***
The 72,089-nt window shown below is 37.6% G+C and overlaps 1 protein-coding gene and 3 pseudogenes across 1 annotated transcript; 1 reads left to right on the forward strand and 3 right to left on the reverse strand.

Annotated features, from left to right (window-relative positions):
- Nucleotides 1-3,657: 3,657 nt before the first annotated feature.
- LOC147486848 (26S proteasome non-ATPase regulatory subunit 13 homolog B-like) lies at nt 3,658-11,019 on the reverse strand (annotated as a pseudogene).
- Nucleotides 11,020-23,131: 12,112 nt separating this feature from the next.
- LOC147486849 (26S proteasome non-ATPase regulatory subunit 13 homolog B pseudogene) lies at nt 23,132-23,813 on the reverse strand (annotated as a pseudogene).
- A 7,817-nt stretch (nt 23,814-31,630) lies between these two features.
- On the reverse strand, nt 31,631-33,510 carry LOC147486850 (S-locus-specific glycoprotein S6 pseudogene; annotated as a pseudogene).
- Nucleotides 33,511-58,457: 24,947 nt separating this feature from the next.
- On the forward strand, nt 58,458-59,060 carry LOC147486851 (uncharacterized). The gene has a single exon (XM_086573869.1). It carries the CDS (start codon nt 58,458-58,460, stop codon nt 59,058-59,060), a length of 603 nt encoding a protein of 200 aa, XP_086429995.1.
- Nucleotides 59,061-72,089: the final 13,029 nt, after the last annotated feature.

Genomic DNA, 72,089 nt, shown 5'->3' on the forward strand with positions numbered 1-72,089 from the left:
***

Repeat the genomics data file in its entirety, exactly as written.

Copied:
The 72,089-nt window shown below is 37.6% G+C and overlaps 1 protein-coding gene and 3 pseudogenes across 1 annotated transcript; 1 reads left to right on the forward strand and 3 right to left on the reverse strand.

Annotated features, from left to right (window-relative positions):
- Nucleotides 1-3,657: 3,657 nt before the first annotated feature.
- LOC147486848 (26S proteasome non-ATPase regulatory subunit 13 homolog B-like) lies at nt 3,658-11,019 on the reverse strand (annotated as a pseudogene).
- Nucleotides 11,020-23,131: 12,112 nt separating this feature from the next.
- LOC147486849 (26S proteasome non-ATPase regulatory subunit 13 homolog B pseudogene) lies at nt 23,132-23,813 on the reverse strand (annotated as a pseudogene).
- A 7,817-nt stretch (nt 23,814-31,630) lies between these two features.
- On the reverse strand, nt 31,631-33,510 carry LOC147486850 (S-locus-specific glycoprotein S6 pseudogene; annotated as a pseudogene).
- Nucleotides 33,511-58,457: 24,947 nt separating this feature from the next.
- On the forward strand, nt 58,458-59,060 carry LOC147486851 (uncharacterized). The gene has a single exon (XM_086573869.1). It carries the CDS (start codon nt 58,458-58,460, stop codon nt 59,058-59,060), a length of 603 nt encoding a protein of 200 aa, XP_086429995.1.
- Nucleotides 59,061-72,089: the final 13,029 nt, after the last annotated feature.

Genomic DNA, 72,089 nt, shown 5'->3' on the forward strand with positions numbered 1-72,089 from the left: